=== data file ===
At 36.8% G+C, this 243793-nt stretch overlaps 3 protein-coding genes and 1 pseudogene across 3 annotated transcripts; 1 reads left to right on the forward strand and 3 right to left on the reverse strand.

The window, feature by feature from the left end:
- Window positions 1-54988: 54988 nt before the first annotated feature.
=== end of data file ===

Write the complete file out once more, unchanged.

At 36.8% G+C, this 243793-nt stretch overlaps 3 protein-coding genes and 1 pseudogene across 3 annotated transcripts; 1 reads left to right on the forward strand and 3 right to left on the reverse strand.

The window, feature by feature from the left end:
- Window positions 1-54988: 54988 nt before the first annotated feature.